Mineral Management Books
Knowledge is power – use it to maximize your oil and gas royalties and mineral rights
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Why Learn How to Manage Your Mineral Rights?
There are generally three types of mineral owners:
- Those who are were well-trained by a previous generation of experienced mineral managers
- Those who inherited minerals and are “drinking from a firehose” as they learn about managing mineral rights
- Those who passively manage their minerals not knowing much about what they own and, as a result, may be leaving money on the table.
Don’t be that third mineral owner! Owning the country’s natural resources is a really special thing. After all, the United States is the only country whose citizens own a majority of the mineral rights.
If you’ve just inherited mineral rights (or are just now taking an interest), these are the quickest ways to get up to speed on managing your mineral rights:
- Join NARO and attend a conference
- Join the Mineral Rights Forum – it’s full of helpful and knowledgeable people who are usually happy to answer questions.
- Read books about mineral management.
The following books are about the oil and gas industry or about managing mineral rights. They are tremendously helpful, both to new and experienced mineral owners.
Want to know about mineral managment? We have a guide for that, along with a free mineral management spreadheet.
NARO’s CMM Review Guide
This is the workbook for the Certified Mineral Management (CMM) Review Course. This manual offers practice exams and is a comprehensive review of the material and will prepare CMM candidates to take exams 1, 2, and 3.
There are two mineral management paths (source: NARO):
Associate – Associate Level Certification is designed for the individual who wishes to increase his/her base of knowledge in managing personal or family mineral properties. The individual may not receive monetary compensation except for managing personal or family mineral interests.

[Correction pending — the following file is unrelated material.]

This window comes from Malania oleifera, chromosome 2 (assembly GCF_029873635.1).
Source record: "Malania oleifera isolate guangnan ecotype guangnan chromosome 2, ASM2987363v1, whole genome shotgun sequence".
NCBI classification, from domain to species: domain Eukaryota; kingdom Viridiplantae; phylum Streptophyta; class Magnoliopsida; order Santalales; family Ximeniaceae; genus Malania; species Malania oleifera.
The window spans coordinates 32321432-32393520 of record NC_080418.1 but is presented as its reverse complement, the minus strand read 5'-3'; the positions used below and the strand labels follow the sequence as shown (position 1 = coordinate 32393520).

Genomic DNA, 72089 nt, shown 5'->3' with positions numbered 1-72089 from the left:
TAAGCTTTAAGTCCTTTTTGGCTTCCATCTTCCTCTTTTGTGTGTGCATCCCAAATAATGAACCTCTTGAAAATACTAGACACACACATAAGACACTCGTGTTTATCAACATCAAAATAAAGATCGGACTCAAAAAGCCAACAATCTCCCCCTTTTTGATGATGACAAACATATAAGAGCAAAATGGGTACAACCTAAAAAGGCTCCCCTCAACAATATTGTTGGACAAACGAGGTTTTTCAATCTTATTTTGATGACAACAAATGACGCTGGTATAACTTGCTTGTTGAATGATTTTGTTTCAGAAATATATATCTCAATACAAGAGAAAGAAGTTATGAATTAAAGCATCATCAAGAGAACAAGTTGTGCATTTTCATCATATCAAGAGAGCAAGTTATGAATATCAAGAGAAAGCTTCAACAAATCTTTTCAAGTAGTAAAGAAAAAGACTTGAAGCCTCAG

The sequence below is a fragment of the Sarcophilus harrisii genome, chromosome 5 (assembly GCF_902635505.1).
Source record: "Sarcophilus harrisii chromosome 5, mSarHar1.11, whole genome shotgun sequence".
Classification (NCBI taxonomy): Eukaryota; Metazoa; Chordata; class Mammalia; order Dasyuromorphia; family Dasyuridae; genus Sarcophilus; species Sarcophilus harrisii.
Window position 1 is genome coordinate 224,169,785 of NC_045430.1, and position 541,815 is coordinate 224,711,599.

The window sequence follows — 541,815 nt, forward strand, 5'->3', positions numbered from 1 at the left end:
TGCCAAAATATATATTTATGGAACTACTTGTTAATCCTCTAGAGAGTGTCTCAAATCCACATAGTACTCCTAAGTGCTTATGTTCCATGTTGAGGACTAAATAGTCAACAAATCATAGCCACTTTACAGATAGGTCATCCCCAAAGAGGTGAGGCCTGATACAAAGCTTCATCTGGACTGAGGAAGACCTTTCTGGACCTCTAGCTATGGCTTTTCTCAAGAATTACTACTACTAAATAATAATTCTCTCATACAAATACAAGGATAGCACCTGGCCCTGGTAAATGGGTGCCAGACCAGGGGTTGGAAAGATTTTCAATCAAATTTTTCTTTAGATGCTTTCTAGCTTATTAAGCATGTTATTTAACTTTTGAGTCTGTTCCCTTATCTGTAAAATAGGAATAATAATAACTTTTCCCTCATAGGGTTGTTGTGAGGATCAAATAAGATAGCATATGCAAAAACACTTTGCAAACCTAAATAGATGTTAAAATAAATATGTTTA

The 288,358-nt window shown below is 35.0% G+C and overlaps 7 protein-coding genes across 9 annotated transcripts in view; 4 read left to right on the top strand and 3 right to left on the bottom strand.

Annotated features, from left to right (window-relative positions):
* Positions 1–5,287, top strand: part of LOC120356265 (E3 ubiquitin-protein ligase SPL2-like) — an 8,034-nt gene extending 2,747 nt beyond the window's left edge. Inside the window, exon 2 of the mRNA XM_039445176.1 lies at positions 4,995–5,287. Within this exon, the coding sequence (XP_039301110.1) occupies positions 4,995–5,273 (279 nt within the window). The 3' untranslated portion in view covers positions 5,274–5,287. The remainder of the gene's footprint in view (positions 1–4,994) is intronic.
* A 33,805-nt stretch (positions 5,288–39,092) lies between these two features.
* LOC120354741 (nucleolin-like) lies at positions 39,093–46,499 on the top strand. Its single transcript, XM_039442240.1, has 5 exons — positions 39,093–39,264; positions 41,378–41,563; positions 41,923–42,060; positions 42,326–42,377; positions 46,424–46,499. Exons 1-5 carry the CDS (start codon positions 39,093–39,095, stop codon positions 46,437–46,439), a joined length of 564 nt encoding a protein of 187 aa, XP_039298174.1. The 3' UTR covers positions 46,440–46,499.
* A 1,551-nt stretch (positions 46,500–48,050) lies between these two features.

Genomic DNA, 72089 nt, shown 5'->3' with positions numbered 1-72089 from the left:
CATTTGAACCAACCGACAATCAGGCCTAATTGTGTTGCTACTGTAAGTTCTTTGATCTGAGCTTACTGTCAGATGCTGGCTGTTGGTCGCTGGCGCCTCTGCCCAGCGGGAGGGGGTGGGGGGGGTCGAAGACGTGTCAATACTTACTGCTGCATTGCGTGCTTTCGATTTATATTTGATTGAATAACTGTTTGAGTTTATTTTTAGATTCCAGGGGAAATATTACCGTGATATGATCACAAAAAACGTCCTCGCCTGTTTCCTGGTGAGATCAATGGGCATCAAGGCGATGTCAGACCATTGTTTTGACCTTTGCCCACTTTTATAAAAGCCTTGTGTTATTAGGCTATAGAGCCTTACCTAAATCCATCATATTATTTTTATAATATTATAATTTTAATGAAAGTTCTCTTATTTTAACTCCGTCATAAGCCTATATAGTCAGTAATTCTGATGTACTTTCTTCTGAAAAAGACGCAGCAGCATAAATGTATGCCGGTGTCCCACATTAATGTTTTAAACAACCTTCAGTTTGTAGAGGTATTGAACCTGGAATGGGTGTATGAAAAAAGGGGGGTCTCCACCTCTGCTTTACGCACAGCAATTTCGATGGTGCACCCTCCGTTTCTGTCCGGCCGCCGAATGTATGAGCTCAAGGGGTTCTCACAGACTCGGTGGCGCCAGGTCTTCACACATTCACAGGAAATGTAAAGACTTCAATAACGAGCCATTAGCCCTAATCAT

Professional – Professional Level Certification is designed for the individual who is currently or plans to be involved in any aspect of managing, administering, or developing oil and gas properties. Trust officers, landmen, mineral buyers, and attorneys can benefit from this level.
Oil and Gas Law in a Nutshell
Oil and Gas Law in a Nutshell provides authoritative coverage of the legal rules that govern the development of privately owned mineral rights, which often also apply to government-owned resources. It covers topics such as the nature, protection, and conveyance of oil and gas rights, leasing, and taxation. It’s a great resource and would benefit anyone studying for NARO’s Certified Mineral Management (CMM) certification.
Spindletop Gusher: The Story of the Texas Oil Boom
The Spindletop Gusher is a short book that tells the story of the first Texas oil wells and how they changed the world. It’s appropriate for both children and adults.
The Quest: Energy, Security, and the Remaking of the Modern World
A master storyteller as well as a leading energy expert, Daniel Yergin continues the riveting story begun in his Pulitzer Prize-winning book, The Prize. In The Quest, Yergin shows us how energy is an engine of global political and economic change and conflict, in a story that spans the energies on which our civilization has been built and the new energies that are competing to replace them.